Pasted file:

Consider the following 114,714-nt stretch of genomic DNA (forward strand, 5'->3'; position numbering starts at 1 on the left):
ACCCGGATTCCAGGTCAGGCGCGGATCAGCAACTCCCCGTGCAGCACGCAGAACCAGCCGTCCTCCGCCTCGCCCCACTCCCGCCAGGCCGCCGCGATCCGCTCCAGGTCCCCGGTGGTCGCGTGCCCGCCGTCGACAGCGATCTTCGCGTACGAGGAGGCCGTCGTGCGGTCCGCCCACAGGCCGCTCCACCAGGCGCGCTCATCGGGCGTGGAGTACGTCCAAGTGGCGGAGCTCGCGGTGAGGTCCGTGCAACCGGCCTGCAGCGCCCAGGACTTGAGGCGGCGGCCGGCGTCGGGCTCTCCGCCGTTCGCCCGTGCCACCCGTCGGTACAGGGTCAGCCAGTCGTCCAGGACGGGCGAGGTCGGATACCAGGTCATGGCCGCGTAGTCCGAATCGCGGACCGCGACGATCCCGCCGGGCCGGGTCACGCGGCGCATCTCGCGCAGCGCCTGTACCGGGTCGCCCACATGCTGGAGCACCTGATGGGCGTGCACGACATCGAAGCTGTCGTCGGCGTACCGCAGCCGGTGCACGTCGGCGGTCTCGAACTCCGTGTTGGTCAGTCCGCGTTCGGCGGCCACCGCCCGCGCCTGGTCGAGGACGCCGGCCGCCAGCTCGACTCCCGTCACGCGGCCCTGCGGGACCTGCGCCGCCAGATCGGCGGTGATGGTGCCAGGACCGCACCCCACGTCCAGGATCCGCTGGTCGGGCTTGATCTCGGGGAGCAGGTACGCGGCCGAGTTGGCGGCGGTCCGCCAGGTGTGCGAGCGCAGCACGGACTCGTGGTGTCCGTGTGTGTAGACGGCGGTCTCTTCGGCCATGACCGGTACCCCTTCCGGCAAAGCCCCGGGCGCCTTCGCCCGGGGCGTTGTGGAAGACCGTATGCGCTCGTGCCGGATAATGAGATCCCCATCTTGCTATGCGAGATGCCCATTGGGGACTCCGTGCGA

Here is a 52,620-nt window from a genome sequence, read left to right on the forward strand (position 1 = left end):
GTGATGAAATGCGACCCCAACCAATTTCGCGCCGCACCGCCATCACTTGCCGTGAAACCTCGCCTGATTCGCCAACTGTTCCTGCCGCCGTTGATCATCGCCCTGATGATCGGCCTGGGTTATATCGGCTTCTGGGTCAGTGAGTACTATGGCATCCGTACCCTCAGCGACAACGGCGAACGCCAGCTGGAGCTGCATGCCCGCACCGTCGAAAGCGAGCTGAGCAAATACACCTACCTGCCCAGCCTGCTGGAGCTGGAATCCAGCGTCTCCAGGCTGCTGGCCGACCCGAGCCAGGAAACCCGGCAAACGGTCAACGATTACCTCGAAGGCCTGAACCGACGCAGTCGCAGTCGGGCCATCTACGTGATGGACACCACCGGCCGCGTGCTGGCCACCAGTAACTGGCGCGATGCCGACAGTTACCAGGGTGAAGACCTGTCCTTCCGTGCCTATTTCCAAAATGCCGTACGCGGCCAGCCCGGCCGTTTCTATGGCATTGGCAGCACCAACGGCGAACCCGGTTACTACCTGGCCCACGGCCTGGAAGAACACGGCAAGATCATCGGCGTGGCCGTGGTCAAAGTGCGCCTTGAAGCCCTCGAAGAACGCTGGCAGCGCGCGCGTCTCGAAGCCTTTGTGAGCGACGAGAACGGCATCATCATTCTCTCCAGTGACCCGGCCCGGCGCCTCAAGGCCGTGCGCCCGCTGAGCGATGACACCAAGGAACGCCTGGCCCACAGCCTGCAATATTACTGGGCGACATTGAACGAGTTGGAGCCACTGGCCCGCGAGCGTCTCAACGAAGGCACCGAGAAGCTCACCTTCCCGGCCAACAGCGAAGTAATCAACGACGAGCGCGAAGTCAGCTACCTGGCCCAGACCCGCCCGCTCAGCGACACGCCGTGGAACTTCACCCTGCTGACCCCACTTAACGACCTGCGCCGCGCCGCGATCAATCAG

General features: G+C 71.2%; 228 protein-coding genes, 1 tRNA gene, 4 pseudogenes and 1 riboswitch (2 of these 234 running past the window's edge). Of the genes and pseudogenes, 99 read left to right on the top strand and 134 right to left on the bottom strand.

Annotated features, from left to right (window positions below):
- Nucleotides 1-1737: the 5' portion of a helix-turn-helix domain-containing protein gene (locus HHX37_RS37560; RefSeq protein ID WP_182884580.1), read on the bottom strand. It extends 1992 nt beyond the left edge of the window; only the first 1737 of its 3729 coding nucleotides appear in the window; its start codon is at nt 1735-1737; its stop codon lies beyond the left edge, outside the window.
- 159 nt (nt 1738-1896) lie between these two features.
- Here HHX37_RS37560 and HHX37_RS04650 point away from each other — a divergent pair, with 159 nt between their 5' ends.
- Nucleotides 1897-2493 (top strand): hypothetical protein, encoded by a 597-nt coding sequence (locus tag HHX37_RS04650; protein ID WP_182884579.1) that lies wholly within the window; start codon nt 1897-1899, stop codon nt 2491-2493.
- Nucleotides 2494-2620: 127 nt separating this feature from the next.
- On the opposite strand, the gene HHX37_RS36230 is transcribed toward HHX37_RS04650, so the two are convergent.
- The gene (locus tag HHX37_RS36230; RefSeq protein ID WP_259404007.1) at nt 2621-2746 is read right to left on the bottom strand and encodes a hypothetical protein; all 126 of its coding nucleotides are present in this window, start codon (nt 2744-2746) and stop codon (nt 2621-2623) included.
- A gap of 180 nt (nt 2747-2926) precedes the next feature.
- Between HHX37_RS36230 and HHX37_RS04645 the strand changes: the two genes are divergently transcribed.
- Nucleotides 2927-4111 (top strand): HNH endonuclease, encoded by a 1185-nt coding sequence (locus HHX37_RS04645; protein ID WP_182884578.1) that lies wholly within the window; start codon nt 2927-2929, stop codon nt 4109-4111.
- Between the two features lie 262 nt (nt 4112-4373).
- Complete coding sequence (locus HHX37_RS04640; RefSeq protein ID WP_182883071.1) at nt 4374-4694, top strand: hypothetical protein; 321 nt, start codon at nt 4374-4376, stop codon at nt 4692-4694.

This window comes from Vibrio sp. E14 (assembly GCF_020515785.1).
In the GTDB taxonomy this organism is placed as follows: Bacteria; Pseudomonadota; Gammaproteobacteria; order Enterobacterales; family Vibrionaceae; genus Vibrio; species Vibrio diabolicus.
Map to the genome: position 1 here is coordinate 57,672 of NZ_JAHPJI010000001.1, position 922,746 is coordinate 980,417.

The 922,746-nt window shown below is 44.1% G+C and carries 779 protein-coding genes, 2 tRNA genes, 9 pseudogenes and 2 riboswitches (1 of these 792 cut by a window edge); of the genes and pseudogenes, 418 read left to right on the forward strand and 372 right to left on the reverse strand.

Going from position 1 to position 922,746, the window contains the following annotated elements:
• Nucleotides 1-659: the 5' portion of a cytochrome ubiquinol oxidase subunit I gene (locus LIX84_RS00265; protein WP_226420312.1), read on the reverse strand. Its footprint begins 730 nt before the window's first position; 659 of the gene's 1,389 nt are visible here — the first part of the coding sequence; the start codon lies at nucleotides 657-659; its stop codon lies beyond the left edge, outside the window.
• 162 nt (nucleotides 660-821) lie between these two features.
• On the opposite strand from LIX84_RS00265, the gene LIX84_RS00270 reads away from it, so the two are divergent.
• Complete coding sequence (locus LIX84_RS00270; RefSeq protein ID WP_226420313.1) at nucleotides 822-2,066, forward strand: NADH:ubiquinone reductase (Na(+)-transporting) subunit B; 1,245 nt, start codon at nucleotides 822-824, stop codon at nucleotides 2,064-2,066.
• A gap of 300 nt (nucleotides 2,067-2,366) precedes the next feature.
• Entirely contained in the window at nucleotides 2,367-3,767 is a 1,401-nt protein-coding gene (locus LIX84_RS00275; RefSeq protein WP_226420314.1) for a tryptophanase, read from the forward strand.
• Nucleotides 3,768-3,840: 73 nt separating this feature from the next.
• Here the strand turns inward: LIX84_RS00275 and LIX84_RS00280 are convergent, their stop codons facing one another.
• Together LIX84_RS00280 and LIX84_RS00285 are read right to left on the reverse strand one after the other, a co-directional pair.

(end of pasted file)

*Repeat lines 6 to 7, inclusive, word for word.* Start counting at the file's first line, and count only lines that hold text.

Annotated features, from left to right (window positions below):
- Nucleotides 1-1737: the 5' portion of a helix-turn-helix domain-containing protein gene (locus HHX37_RS37560; RefSeq protein ID WP_182884580.1), read on the bottom strand. It extends 1992 nt beyond the left edge of the window; only the first 1737 of its 3729 coding nucleotides appear in the window; its start codon is at nt 1735-1737; its stop codon lies beyond the left edge, outside the window.